You may be getting the impression that Thompson is highly philosophical about his racing. In his financial situation, what can be controlled is very limited. He doesn’t lose any sleep; it’s just the way this sport is. Take his enforced absence from three rounds this summer.

Thompson lost out on a strong result at Oulton Park with this off

Thompson lost out on a strong result at Oulton Park with this off

Photo by: Jakob Ebrey

“Obviously I dislike the decision, but everyone expects me to dislike the team and maybe have a bit of bad blood, but there wasn’t at all. Motorsport’s a cruel game, and everyone on the grid, all 27 of us, we’re all there on our own specific little deals. Whether they’re fronting the cash themselves or whatever, there’s some crazy deals involved to enable you to drive around 10 times a year. My one is I’m there as part of Team Hard, and eventually when the team’s pot of cash goes dry something’s got to give.

“Tony’s got six cars on that grid and if one of them’s not bringing as much cash as someone else, that’s the one that’s got to go. I understood that risk when I signed at the start of the year. I think I was more gutted that we were going for an Independents championship. In terms of motorsport and leaving, that wasn’t too much my worry – I do this every day; I’m always going to drive a race car, it just wasn’t a touring car for a couple of rounds.”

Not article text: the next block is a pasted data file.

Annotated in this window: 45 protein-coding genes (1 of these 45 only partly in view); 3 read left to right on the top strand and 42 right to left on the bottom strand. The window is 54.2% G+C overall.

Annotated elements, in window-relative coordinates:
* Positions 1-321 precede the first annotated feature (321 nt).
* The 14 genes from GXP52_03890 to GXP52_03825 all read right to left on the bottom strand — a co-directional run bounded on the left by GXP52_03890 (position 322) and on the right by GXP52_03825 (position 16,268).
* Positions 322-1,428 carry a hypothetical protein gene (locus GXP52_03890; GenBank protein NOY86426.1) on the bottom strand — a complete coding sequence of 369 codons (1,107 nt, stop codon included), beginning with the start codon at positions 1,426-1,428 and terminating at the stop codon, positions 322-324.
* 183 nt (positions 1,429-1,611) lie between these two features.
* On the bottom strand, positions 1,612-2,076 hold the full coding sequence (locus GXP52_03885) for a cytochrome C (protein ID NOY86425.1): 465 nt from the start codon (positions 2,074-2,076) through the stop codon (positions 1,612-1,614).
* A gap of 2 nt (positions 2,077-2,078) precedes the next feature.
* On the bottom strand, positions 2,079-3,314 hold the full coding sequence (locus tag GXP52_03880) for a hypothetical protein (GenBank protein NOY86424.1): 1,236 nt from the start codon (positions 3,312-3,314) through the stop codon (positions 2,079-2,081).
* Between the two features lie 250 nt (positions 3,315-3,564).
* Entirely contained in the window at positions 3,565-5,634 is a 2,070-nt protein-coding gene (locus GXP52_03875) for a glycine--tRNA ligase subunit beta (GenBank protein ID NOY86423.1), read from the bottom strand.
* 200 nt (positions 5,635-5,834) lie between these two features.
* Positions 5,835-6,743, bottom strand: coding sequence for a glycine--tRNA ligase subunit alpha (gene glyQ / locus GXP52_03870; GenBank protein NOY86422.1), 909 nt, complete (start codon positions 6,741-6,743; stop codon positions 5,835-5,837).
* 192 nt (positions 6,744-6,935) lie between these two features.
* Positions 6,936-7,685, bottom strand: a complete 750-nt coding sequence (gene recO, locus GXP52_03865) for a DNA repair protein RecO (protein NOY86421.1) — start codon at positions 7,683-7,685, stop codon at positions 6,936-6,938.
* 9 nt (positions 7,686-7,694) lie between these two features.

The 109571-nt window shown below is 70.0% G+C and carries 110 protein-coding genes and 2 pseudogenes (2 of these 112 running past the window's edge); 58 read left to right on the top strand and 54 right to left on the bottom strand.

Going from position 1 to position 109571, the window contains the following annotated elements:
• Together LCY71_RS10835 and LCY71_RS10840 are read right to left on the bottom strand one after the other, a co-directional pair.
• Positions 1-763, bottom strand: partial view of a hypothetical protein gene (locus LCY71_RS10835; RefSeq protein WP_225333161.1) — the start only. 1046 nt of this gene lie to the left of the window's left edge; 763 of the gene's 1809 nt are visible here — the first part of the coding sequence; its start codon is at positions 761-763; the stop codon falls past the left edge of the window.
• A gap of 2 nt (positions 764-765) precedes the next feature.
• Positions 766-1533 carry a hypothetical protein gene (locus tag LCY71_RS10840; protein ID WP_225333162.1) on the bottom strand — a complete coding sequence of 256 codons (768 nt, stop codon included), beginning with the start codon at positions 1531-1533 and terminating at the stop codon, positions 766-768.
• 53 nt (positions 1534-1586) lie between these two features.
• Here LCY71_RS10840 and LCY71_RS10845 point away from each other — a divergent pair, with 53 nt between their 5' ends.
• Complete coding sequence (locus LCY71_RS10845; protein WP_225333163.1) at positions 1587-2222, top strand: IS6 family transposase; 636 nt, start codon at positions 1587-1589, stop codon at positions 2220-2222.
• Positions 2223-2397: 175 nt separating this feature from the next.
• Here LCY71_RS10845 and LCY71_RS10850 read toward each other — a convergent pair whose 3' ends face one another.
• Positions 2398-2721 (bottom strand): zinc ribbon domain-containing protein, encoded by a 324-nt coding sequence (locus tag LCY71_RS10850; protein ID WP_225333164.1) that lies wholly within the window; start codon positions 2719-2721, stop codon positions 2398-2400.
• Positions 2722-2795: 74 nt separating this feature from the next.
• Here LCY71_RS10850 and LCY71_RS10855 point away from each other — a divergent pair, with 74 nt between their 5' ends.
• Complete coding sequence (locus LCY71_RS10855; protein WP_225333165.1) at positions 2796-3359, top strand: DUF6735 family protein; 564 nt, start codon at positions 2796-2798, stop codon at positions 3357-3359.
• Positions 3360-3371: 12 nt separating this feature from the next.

Ah yes, he’s referring to the other string to the Thompson bow: his successful driver coaching business. “Most of my work is Ferrari Challenge, Radicals… usually your gent driver market,” he says. That can lead to opportunities… “To be honest I’m just going with it, going with the flow, doing whatever I can to stay working within the sport because I realise how lucky I am just to earn a living out of it. Even if that’s not driving a race car, but still doing the cool things that go with it.

“I’ve got customers that I can probably lean on a bit harder and go, ‘Come on, let’s go and do some pro-am stuff’, but this bloody touring car thing’s got me all wrapped up. I just want to have a crack at the Independents. I mean, everyone says they want to have a go at the proper championship, but it’s hard, isn’t it? I just want to keep up the old touring car bit whilst I’ve still got age on my side.”

Thompson’s end-of-season BTCC reprieve came in the wake of Nic Hamilton leaving Team Hard in July. Rob Huff filled in at Knockhill, and Gilham needed to keep the car on the grid to not forfeit the TBL entrants’ licence. But it does mean Thompson is in the well-worn 2021-built Hamilton Cupra rather than his new-for-2023 machine of the early season. Most drivers would use that as an excuse. Not him though.